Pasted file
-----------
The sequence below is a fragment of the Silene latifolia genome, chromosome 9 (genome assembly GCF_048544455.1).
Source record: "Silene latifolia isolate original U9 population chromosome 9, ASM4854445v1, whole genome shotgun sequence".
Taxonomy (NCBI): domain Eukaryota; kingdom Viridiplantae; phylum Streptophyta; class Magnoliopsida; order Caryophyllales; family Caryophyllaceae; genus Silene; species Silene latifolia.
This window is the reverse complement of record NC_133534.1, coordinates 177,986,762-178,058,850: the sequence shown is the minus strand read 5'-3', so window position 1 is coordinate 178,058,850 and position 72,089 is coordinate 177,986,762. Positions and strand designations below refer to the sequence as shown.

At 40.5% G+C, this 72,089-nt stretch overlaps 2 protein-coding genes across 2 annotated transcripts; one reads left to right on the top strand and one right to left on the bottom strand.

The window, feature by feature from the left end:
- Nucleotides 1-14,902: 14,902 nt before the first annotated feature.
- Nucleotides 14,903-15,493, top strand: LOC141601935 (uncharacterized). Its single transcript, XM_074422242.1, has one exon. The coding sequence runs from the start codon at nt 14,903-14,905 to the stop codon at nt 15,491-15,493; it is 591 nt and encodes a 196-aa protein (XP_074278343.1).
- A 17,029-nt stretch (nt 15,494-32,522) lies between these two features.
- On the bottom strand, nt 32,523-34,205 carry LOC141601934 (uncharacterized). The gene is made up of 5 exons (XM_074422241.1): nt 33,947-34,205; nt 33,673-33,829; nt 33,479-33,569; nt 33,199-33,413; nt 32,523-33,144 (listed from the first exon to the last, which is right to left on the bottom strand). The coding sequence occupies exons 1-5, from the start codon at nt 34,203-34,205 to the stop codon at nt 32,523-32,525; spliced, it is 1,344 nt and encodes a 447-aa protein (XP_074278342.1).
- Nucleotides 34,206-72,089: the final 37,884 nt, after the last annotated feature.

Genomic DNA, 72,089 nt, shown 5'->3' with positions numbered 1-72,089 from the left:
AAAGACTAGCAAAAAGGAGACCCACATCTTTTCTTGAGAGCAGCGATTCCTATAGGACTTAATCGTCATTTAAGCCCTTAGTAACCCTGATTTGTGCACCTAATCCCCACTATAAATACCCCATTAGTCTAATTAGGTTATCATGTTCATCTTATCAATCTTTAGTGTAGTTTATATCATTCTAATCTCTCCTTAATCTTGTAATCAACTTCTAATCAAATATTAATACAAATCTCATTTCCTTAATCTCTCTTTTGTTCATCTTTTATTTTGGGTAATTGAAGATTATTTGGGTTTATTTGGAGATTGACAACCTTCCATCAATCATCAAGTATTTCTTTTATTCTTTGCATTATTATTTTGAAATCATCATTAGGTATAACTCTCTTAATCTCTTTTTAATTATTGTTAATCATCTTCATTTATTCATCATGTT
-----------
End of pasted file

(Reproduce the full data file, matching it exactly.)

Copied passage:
The sequence below is a fragment of the Silene latifolia genome, chromosome 9 (genome assembly GCF_048544455.1).
Source record: "Silene latifolia isolate original U9 population chromosome 9, ASM4854445v1, whole genome shotgun sequence".
Taxonomy (NCBI): domain Eukaryota; kingdom Viridiplantae; phylum Streptophyta; class Magnoliopsida; order Caryophyllales; family Caryophyllaceae; genus Silene; species Silene latifolia.
This window is the reverse complement of record NC_133534.1, coordinates 177,986,762-178,058,850: the sequence shown is the minus strand read 5'-3', so window position 1 is coordinate 178,058,850 and position 72,089 is coordinate 177,986,762. Positions and strand designations below refer to the sequence as shown.

At 40.5% G+C, this 72,089-nt stretch overlaps 2 protein-coding genes across 2 annotated transcripts; one reads left to right on the top strand and one right to left on the bottom strand.

The window, feature by feature from the left end:
- Nucleotides 1-14,902: 14,902 nt before the first annotated feature.
- Nucleotides 14,903-15,493, top strand: LOC141601935 (uncharacterized). Its single transcript, XM_074422242.1, has one exon. The coding sequence runs from the start codon at nt 14,903-14,905 to the stop codon at nt 15,491-15,493; it is 591 nt and encodes a 196-aa protein (XP_074278343.1).
- A 17,029-nt stretch (nt 15,494-32,522) lies between these two features.
- On the bottom strand, nt 32,523-34,205 carry LOC141601934 (uncharacterized). The gene is made up of 5 exons (XM_074422241.1): nt 33,947-34,205; nt 33,673-33,829; nt 33,479-33,569; nt 33,199-33,413; nt 32,523-33,144 (listed from the first exon to the last, which is right to left on the bottom strand). The coding sequence occupies exons 1-5, from the start codon at nt 34,203-34,205 to the stop codon at nt 32,523-32,525; spliced, it is 1,344 nt and encodes a 447-aa protein (XP_074278342.1).
- Nucleotides 34,206-72,089: the final 37,884 nt, after the last annotated feature.

Genomic DNA, 72,089 nt, shown 5'->3' with positions numbered 1-72,089 from the left:
AAAGACTAGCAAAAAGGAGACCCACATCTTTTCTTGAGAGCAGCGATTCCTATAGGACTTAATCGTCATTTAAGCCCTTAGTAACCCTGATTTGTGCACCTAATCCCCACTATAAATACCCCATTAGTCTAATTAGGTTATCATGTTCATCTTATCAATCTTTAGTGTAGTTTATATCATTCTAATCTCTCCTTAATCTTGTAATCAACTTCTAATCAAATATTAATACAAATCTCATTTCCTTAATCTCTCTTTTGTTCATCTTTTATTTTGGGTAATTGAAGATTATTTGGGTTTATTTGGAGATTGACAACCTTCCATCAATCATCAAGTATTTCTTTTATTCTTTGCATTATTATTTTGAAATCATCATTAGGTATAACTCTCTTAATCTCTTTTTAATTATTGTTAATCATCTTCATTTATTCATCATGTT